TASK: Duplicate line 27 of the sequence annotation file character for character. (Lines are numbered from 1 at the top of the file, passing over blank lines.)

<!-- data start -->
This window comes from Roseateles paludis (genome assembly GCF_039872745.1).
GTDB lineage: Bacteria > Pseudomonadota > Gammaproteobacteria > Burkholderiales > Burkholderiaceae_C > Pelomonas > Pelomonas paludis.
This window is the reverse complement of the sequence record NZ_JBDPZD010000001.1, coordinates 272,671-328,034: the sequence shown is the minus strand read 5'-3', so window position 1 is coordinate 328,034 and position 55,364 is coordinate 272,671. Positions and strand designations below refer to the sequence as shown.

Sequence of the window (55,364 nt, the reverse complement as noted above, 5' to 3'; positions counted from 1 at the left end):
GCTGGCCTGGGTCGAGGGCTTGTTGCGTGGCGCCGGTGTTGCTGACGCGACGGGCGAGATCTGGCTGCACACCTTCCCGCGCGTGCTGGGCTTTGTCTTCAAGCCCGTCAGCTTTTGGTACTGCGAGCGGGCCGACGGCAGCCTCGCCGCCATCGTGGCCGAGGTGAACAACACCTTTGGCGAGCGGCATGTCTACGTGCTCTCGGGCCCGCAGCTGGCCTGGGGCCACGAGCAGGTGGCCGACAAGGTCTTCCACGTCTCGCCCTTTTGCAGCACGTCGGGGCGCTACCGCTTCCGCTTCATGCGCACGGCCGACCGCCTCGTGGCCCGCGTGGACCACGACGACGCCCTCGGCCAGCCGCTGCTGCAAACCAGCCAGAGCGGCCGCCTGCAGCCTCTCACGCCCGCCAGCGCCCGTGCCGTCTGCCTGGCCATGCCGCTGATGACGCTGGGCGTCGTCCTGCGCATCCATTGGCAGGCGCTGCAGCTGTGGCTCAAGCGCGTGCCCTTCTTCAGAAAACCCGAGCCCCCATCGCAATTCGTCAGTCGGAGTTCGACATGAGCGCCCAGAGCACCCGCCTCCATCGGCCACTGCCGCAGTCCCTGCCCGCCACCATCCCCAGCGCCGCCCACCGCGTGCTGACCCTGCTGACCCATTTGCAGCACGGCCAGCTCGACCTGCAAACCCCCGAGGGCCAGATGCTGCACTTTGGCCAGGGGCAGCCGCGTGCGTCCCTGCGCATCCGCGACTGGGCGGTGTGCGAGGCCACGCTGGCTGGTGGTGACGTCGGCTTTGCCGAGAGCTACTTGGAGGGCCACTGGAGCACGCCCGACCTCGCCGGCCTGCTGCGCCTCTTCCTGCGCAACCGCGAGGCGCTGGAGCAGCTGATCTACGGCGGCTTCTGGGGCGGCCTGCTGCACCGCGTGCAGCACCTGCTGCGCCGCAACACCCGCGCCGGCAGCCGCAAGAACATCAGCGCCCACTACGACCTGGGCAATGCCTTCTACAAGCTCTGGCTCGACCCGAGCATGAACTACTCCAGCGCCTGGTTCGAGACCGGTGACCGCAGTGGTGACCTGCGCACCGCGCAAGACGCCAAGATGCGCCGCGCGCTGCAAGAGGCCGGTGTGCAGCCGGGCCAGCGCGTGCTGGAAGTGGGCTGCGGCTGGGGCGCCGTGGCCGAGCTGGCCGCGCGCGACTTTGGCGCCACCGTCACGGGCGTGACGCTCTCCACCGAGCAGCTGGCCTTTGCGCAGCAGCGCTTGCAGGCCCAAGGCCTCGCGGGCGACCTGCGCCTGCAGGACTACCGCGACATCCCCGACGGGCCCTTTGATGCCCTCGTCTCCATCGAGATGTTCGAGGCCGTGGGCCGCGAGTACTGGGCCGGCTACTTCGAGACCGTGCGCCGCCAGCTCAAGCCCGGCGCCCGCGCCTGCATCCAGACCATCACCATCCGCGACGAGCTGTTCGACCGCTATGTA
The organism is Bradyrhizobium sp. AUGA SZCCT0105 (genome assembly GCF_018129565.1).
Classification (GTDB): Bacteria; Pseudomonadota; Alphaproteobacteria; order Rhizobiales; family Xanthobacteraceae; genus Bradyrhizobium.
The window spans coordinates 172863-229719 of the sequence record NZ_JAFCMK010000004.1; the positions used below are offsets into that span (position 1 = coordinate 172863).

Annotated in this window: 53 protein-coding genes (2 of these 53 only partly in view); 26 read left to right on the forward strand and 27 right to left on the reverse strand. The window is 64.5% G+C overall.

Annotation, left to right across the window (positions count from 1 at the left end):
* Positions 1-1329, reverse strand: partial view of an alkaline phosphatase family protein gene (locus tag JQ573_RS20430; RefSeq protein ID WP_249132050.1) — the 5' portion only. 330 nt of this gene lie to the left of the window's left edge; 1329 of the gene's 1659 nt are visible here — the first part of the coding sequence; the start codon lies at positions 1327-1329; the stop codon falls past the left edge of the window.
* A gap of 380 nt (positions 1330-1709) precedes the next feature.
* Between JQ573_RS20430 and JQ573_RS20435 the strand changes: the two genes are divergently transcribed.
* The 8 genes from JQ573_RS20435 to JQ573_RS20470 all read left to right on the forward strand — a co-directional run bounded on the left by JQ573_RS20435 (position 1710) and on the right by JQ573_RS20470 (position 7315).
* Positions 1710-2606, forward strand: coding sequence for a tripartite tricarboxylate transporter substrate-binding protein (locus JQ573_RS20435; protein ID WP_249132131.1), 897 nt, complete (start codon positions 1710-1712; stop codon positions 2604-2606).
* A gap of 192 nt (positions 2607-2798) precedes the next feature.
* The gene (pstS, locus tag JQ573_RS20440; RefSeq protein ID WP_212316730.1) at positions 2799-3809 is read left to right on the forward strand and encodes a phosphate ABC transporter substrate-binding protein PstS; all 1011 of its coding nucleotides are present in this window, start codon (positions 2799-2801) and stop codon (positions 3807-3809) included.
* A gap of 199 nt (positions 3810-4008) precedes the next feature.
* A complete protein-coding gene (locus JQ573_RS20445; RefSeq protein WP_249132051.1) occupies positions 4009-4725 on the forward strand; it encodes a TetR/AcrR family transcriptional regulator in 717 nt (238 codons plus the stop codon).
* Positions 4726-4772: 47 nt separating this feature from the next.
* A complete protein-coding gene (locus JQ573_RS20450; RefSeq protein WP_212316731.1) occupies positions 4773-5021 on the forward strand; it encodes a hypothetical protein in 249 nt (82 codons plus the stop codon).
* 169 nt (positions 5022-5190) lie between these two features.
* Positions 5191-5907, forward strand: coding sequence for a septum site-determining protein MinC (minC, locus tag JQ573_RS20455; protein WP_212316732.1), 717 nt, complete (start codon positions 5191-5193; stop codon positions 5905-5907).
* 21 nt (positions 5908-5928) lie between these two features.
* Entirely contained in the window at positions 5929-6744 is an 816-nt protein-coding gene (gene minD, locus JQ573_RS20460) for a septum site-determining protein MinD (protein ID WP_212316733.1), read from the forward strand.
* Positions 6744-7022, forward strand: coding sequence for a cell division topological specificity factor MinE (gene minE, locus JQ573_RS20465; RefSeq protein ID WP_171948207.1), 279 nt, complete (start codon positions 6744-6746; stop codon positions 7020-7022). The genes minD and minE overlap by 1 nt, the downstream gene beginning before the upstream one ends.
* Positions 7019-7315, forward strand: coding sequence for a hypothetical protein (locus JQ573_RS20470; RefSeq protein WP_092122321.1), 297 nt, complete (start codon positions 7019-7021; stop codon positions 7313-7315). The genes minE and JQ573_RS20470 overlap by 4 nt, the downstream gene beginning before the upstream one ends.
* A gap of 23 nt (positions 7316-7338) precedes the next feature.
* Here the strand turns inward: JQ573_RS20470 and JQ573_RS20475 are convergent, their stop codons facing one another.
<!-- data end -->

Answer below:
* Positions 7019-7315, forward strand: coding sequence for a hypothetical protein (locus JQ573_RS20470; RefSeq protein WP_092122321.1), 297 nt, complete (start codon positions 7019-7021; stop codon positions 7313-7315). The genes minE and JQ573_RS20470 overlap by 4 nt, the downstream gene beginning before the upstream one ends.